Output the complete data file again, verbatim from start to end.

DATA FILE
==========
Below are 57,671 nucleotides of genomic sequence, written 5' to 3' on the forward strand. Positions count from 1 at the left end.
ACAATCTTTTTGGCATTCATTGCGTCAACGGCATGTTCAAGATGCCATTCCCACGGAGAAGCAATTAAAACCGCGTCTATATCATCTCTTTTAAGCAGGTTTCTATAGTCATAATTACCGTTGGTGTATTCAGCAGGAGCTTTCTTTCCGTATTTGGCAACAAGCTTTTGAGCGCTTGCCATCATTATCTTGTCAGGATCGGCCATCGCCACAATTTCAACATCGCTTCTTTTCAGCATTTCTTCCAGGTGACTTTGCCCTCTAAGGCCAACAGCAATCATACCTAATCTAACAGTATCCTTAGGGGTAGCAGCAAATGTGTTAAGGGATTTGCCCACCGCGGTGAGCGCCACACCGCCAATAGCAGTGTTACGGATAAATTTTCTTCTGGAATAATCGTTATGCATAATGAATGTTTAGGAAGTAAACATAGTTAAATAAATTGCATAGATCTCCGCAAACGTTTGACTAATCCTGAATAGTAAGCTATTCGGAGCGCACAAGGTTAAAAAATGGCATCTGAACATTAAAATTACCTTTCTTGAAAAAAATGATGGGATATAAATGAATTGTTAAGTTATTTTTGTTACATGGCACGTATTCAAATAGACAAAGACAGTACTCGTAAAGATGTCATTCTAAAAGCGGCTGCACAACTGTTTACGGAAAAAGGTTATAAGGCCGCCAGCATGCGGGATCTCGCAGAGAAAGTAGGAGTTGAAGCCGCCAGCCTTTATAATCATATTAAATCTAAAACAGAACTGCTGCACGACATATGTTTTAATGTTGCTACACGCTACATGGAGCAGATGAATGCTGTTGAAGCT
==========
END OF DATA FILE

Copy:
Below are 57,671 nucleotides of genomic sequence, written 5' to 3' on the forward strand. Positions count from 1 at the left end.
ACAATCTTTTTGGCATTCATTGCGTCAACGGCATGTTCAAGATGCCATTCCCACGGAGAAGCAATTAAAACCGCGTCTATATCATCTCTTTTAAGCAGGTTTCTATAGTCATAATTACCGTTGGTGTATTCAGCAGGAGCTTTCTTTCCGTATTTGGCAACAAGCTTTTGAGCGCTTGCCATCATTATCTTGTCAGGATCGGCCATCGCCACAATTTCAACATCGCTTCTTTTCAGCATTTCTTCCAGGTGACTTTGCCCTCTAAGGCCAACAGCAATCATACCTAATCTAACAGTATCCTTAGGGGTAGCAGCAAATGTGTTAAGGGATTTGCCCACCGCGGTGAGCGCCACACCGCCAATAGCAGTGTTACGGATAAATTTTCTTCTGGAATAATCGTTATGCATAATGAATGTTTAGGAAGTAAACATAGTTAAATAAATTGCATAGATCTCCGCAAACGTTTGACTAATCCTGAATAGTAAGCTATTCGGAGCGCACAAGGTTAAAAAATGGCATCTGAACATTAAAATTACCTTTCTTGAAAAAAATGATGGGATATAAATGAATTGTTAAGTTATTTTTGTTACATGGCACGTATTCAAATAGACAAAGACAGTACTCGTAAAGATGTCATTCTAAAAGCGGCTGCACAACTGTTTACGGAAAAAGGTTATAAGGCCGCCAGCATGCGGGATCTCGCAGAGAAAGTAGGAGTTGAAGCCGCCAGCCTTTATAATCATATTAAATCTAAAACAGAACTGCTGCACGACATATGTTTTAATGTTGCTACACGCTACATGGAGCAGATGAATGCTGTTGAAGCT